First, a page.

Word on the grapevine is that a sequel will be announced in 2011. With the hard reboot stuff out of the way, give me this with an appearance by a certain dark lord and I’ll be queuing up to indulge.
That’s another year down, and the sixth since I started doing this thing. It’s hardly seemed like a vintage year for gaming, to be honest, but looking back on my highly classified text document in which I keep track of anything that might be worthy of this list from 1st January until now, I was reminded of the Call of Duty effect, which resulted in some of 2010’s best games fleeing the Christmas bloodbath to be equally squeezed out in the year’s early months. Hopefully it’s not a trend, even if this year looks similar. We just have to hope that Activision bleeds COD dry as quickly as it did Guitar Hero, I guess.
So anyway, usual rules apply: any game that was released somewhere in the world in the calendar year 2010 is eligible and… that’s it. In fact, I might be abusing the ‘somewhere in the world’ rule to sneak in a game that I neglected last year. We’ll just have to wait and see.
My lists for 2005, 2006, 2007, 2008 and 2009.
If you’re an owner of an iOS device who’s looking for a way to show off your hardware, Infinity Blade is the obvious choice. It looks simply gorgeous, and on the high-res iPhone 4 screen the image quality is astounding, giving many 360 and PS3 games a run for their money. When something as good-looking as Rage HD is being outdone so quickly, it suggests that iOS gaming is really going somewhere.
But at the same time, if you’re of the opinion that gaming on a phone is no substitute for buttons and a D-pad, it could qualify as your Exhibit A as well. It’s limited, largely on rails, consists mostly of the same 20 minutes or so of gameplay repeated infinitely, and the occasional death because you missed the on-screen dodge button isn’t out of the question.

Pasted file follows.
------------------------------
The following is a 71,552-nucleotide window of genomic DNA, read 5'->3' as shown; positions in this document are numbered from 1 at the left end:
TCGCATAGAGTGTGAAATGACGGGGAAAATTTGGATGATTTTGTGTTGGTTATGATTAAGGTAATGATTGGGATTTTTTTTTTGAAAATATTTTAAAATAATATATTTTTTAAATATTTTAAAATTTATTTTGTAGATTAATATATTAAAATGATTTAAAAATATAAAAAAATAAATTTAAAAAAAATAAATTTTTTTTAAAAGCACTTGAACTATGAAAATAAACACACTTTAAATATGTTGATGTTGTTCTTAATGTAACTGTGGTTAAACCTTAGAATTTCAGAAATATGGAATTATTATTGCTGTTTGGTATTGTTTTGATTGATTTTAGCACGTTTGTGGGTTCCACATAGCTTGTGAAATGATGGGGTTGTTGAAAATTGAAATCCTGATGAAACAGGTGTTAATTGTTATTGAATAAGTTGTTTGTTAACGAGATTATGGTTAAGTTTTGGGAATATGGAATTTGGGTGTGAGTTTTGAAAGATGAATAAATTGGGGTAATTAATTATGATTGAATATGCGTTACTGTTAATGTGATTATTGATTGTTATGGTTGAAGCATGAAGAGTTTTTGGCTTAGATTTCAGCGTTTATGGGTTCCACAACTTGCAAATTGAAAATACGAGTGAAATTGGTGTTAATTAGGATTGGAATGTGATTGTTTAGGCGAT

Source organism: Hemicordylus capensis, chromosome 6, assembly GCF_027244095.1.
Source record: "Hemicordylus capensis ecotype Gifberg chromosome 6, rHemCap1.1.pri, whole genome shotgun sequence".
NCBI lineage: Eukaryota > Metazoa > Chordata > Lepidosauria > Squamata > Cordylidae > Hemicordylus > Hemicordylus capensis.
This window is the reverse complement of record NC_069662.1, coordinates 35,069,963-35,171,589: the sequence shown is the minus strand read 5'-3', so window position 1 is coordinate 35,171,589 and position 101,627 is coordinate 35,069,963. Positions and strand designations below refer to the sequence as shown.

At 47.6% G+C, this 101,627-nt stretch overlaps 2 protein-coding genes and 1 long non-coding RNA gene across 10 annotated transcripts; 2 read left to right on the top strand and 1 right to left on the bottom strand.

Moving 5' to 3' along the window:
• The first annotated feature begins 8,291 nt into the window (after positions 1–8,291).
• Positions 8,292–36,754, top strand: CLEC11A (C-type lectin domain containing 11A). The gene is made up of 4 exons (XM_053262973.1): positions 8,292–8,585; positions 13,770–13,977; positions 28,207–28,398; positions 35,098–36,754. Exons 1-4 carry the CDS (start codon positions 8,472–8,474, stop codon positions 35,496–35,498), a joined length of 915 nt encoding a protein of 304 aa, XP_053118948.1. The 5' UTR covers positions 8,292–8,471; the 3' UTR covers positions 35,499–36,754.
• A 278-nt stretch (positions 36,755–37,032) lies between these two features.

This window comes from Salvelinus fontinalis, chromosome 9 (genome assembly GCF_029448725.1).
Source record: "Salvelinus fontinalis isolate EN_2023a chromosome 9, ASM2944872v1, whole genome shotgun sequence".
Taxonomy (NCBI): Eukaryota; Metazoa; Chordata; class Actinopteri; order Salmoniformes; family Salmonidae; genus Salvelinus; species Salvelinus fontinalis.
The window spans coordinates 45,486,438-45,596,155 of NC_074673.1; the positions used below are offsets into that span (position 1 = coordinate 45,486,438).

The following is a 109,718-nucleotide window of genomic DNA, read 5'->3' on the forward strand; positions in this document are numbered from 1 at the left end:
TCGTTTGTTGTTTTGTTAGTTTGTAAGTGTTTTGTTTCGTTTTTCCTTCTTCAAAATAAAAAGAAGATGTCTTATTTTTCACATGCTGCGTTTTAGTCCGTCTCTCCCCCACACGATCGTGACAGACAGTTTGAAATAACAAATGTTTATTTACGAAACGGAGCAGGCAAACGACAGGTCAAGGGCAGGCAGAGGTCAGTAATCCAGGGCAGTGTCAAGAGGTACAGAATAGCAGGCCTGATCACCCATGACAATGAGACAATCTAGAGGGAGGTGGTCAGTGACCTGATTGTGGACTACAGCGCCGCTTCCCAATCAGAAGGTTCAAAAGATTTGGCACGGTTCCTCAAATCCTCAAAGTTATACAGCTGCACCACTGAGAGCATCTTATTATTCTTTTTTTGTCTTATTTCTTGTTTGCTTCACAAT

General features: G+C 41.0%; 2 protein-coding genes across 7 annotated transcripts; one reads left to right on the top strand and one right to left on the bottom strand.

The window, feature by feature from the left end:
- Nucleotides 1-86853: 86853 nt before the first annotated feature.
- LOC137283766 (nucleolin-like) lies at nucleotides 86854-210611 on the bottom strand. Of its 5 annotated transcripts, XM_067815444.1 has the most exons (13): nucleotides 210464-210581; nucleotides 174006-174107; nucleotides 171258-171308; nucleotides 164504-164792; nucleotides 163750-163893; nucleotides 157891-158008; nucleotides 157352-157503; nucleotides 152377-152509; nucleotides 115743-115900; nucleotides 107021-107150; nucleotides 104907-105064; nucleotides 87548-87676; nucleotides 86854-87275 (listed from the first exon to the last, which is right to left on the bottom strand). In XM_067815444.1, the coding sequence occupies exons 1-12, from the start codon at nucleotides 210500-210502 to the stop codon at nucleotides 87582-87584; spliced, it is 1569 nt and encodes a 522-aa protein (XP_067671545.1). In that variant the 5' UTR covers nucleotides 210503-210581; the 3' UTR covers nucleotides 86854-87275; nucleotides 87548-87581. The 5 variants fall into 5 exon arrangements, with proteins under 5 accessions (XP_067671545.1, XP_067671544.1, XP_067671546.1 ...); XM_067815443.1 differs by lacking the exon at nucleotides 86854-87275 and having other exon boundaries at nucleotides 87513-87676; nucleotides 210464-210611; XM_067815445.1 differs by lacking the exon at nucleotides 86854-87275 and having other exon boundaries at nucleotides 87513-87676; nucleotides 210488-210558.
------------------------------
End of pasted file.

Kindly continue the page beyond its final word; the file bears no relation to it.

I’m firmly in the former camp on this one, though. But beyond being a technical showpiece it’s a great little action RPG, ideally suited for playing on a phone and being quite unique in its ability to blend Demon’s Souls with Punch-Out. It’s also nice to have a game from Epic that looks so different to what we now expect from Unreal Engine games, and the fact that this was developed by Chair, the team behind the similarly impressive Shadow Complex, suggests great talent in that studio.
Rage HD is somewhat disappointing in that, beautiful as it is, it’s largely a tech demo with some on-rails score-chasing shooting, whereas Unreal Engine 3 has had its iOS tech demo in the awesome Epic Citadel – and didn’t charge for it. Infinity Blade is a big advert for the engine as well, but it’s also a brilliant little game that would still be worth buying had it looked like a PS1 game. Having put hours numbering well into double fingers into this already, I eagerly await the promised updates with new loot, new areas and – YES! – online play.